Monday 13th November 2017

Today was just a boring day at work, focusing on Sub team (Careers) work for the whole day. In case I haven’t made it very clear, I’m in 3 teams; a sub team (Careers), English teaching team (we teach middle level English), and the MPR team.  Each of these teams are groups of 5, mixed with both UK and Khmer volunteers.

Last week in this programme was very tough for me; so tough that I didn’t write in this diary for a week and had to try and recall everything yesterday (Sunday the 12th). When I wasn’t able to talk to my bf about my issues, I opened up a bit to my counterpart Thida; who surprisingly listened and actually gave me good advice. She helped motivate me to go to work on one of the mornings last week when I just felt like giving up. What a lovely lady.

Back to today, today we did subteam (in my case, Careers) work for the whole day- much to my annoyance. I say this because there’s one volunteer who I’ve realised I don’t enjoy being around, and luckily for me, they’re in my Careers group.  I’m not going to use this book to badmouth her, but all I will say is that her immaturity, bossiness, and the way she intimidates people all just annoy me. Our Careers group is planning on hosting a Careers fair next Saturday so there is a lot to do, but the way in which this particular teammate delegates tasks and checks up on people is disrespectful in my opinion. We are all a team, so we all deserve to be kept in the loop and to be asked to do things respectfully.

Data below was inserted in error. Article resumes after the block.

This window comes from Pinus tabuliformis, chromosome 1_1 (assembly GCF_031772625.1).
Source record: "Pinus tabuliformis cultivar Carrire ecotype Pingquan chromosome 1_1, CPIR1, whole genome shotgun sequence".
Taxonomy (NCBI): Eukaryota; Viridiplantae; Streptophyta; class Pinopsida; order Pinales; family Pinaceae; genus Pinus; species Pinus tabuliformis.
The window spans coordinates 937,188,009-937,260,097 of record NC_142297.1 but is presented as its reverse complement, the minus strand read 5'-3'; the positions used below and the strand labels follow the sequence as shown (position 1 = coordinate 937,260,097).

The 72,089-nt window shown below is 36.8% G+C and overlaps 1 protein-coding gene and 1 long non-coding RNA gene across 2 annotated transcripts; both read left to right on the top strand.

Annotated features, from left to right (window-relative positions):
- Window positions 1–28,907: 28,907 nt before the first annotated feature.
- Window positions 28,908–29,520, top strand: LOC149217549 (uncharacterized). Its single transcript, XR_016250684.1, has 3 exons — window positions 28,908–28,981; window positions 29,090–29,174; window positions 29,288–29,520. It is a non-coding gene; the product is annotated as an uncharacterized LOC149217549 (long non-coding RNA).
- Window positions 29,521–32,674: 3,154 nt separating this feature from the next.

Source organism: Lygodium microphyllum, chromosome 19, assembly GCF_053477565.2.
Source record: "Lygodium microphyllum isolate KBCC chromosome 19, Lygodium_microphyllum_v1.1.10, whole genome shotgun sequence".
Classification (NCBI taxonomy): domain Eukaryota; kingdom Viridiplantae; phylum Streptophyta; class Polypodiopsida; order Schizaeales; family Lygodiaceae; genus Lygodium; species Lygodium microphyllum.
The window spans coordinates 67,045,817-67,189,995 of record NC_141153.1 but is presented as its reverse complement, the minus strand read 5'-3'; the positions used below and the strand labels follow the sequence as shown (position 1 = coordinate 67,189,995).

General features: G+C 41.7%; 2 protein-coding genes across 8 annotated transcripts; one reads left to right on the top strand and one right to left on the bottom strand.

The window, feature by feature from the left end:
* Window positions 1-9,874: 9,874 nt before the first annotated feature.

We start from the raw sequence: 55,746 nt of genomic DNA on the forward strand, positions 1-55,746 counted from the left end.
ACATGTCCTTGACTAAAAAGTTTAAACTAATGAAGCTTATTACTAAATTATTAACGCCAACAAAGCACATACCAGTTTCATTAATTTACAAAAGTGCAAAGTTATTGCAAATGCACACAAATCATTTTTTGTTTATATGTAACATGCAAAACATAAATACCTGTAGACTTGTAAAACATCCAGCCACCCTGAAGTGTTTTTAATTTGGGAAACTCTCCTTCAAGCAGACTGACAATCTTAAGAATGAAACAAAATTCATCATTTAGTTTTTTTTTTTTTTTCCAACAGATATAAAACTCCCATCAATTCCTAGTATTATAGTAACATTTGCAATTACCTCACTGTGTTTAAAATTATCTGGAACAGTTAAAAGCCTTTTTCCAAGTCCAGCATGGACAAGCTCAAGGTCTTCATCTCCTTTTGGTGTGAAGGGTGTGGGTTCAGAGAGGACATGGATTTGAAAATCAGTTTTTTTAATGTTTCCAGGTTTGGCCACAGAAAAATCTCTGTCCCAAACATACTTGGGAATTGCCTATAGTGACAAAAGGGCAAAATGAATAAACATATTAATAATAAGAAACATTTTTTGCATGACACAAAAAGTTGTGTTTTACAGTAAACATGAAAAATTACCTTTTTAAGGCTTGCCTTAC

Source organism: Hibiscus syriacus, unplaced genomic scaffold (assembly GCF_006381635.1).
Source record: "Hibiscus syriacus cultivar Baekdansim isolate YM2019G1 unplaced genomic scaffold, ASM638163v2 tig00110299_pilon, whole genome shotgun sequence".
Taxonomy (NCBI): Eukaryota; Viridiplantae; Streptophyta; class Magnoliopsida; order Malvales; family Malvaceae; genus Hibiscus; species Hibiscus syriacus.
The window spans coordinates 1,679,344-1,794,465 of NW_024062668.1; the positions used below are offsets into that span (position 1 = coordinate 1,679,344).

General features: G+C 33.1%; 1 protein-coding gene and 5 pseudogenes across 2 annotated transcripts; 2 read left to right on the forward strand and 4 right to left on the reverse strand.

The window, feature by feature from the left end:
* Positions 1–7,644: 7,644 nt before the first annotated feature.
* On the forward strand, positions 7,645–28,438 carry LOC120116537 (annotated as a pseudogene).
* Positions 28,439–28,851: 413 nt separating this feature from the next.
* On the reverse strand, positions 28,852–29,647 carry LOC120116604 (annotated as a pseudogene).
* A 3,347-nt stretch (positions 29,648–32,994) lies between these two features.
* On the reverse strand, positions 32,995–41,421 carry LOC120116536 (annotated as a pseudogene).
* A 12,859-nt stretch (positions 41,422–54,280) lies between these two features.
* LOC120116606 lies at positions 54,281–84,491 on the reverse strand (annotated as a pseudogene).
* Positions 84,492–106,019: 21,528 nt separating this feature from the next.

Cara ran the second half of her Communication session today. The first half was presented on Friday, which just in perfect timing. On Friday, I was feeling like none of my Careers teammates listened to me, and my efforts to try and include everyone’s views by asking the group questions just led to blank stares by the Khmer volunteers. My patience was drawing very thin, but the communication session part 1 revealed to me how difficult it is for the Khmer volunteers to work in a multicultural team. When spoken to in English, they have to first translate it into Khmer in their heads, then think of a response. The re-translate their Khmer answer into English to feed back to us. This realisation, and the opening up of the Khmer volunteers made me realise that I need to be more patient and not lose my temper at the slower work rate of the Khmer volunteers. They are trying their best.